Thirty-seven years ago Rena Dillman brought her creative style to the town of Hope and established herself as a teacher who has inspired countless students. Nearly 10 years ago, she opened Patchworks Studio and Art Gallery on the north side of the town's Square where she remains today. Dillman recently spoke about her love for teaching, classes, the greatest challenges she has faced as a studio owner and what she considers the greatest gift of her business venture.

What inspired you to name the studio Patchworks?

I chose that because of my first book, "Patchwork Pieces of Life." I thought patchwork was a good, all-around name to incorporate a little bit of everything, from my paintings to books, just patchwork pieces of life.

What types of lessons do you teach and when?



I offer classes in oil, acrylic, watercolor, pastel and charcoal. Classes are during the hours of 10 a.m. to 2 p.m. on Tuesdays, Thursdays and Saturdays.

What age range of students do you teach?



Young adult to adult.

Overall, what has been the biggest challenge for you having a studio on the Square?



Anytime you're in a small town, you don't have the presence you would have in a larger area. So, probably just getting the word out that I'm here. There are people who have lived in Hope many years who say, "I didn't know you had a studio here."

What would you say has been the best thing to come out of opening the studio that you weren't anticipating?

The people who come in and visit. Just having people come in off the street - whether it is their first time or their regulars - they know they're welcome. I encourage people to come in, browse or even come in and talk. Make themselves at home.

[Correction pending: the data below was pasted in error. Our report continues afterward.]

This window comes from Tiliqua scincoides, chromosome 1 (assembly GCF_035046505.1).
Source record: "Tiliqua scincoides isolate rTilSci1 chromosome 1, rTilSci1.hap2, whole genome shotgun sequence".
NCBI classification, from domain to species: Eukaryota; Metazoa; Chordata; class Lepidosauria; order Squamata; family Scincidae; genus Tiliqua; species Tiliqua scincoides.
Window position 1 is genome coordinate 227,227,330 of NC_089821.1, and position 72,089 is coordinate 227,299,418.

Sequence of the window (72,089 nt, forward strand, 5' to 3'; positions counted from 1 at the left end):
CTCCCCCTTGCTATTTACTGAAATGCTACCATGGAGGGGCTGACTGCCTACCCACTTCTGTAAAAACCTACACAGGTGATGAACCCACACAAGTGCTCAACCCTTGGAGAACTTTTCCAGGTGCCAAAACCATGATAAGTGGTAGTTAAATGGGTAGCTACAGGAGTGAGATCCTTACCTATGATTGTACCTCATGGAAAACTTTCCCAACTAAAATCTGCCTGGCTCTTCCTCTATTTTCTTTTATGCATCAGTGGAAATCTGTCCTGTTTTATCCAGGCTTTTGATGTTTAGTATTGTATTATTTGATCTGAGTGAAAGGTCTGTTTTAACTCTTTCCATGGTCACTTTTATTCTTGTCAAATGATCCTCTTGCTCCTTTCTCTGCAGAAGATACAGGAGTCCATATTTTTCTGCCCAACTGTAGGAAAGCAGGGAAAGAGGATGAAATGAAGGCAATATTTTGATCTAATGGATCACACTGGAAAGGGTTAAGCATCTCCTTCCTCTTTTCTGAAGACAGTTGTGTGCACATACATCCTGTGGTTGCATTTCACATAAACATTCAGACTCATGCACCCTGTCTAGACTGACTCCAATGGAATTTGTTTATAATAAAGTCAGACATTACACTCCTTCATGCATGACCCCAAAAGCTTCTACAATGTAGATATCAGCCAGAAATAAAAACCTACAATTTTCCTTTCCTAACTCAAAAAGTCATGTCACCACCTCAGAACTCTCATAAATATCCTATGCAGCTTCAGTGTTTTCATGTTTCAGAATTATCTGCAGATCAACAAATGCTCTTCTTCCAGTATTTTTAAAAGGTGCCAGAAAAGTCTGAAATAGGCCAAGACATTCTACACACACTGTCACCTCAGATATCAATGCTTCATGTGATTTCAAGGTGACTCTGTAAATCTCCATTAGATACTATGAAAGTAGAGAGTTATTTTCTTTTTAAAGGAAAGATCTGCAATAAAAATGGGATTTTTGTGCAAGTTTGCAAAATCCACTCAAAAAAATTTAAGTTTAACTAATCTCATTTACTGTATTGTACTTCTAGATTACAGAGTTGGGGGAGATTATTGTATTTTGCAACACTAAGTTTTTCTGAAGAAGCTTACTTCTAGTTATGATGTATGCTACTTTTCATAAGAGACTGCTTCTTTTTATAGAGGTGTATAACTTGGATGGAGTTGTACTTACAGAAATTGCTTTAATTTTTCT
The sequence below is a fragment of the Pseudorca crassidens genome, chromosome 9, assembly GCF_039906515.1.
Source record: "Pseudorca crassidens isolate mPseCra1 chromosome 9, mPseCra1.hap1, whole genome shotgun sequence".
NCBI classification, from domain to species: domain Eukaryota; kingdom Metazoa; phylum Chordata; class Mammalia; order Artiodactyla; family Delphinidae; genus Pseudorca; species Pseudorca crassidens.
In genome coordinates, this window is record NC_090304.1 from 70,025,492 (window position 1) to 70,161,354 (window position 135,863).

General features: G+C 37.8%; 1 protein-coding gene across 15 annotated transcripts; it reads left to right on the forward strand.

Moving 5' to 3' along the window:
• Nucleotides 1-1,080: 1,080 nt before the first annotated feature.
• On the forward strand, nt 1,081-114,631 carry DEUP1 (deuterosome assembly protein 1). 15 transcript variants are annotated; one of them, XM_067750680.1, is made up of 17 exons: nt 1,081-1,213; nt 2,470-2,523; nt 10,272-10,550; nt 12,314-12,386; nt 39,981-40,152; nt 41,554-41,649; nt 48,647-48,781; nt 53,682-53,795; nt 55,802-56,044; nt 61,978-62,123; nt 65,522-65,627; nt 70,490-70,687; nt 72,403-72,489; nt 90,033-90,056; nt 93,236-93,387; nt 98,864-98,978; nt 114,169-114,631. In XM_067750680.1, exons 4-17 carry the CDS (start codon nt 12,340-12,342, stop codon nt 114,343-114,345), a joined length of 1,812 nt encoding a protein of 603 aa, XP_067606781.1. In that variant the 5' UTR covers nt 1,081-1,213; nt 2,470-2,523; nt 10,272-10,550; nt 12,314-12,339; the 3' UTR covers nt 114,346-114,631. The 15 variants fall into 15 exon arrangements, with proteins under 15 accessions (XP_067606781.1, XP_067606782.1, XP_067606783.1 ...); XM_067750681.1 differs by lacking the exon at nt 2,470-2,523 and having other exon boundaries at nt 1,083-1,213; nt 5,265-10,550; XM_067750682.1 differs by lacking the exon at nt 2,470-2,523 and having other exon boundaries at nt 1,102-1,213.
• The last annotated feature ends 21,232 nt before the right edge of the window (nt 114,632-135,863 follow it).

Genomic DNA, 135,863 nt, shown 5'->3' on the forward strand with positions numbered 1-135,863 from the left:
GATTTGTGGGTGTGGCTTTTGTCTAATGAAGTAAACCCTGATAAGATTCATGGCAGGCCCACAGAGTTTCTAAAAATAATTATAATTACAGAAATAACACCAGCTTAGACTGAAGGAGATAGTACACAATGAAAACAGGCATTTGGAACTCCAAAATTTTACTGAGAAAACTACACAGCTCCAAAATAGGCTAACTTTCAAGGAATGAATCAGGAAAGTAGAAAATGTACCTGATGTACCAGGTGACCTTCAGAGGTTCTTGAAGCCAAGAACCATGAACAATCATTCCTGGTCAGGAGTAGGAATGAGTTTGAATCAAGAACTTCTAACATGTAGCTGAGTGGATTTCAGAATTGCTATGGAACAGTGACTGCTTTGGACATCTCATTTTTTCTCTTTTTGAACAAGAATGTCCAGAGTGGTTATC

What types of items do you have available for retail purchase?

I have my paintings, prints, cards and books. Then, I also have artwork that is made by my students. I allow students who have taken classes to hang their art here without charging them a fee.

What are hoping your studio brings to the town of Hope?

I think it brings something the community doesn't have. And that is the artwork, expression of others' art and people are able to come in, view and enjoy the art. And I offer classes. So what I offer is unique in many ways. I think just the fact that for a small town having an art gallery is a plus.

Having been on the Square for so many years, what types of changes have you seen and what do you believe that says for the growth of Hope?

I've seen, especially on the east side, tremendous improvement. The beautification that started about three years ago with the benches and flowers, there aren't that many towns that have that to offer. To be able to come into town and relax on the Square and watch the world go by. I really enjoy the relaxed atmosphere as a business owner and personally. I see people come into town and just pull up and go into the Square stay for a while - they're passing through and then they're gone. They always comment about the good feeling they get and I've had my out of town students say that. They say when they come into hope it is like time slows down for a bit and it is a welcoming feeling.

Where do you see the gallery in the coming years?

I intend to do this as long as I am able. I have taught all these years and have no plans to retire. I hope to continue as long as I've students and people who are interested.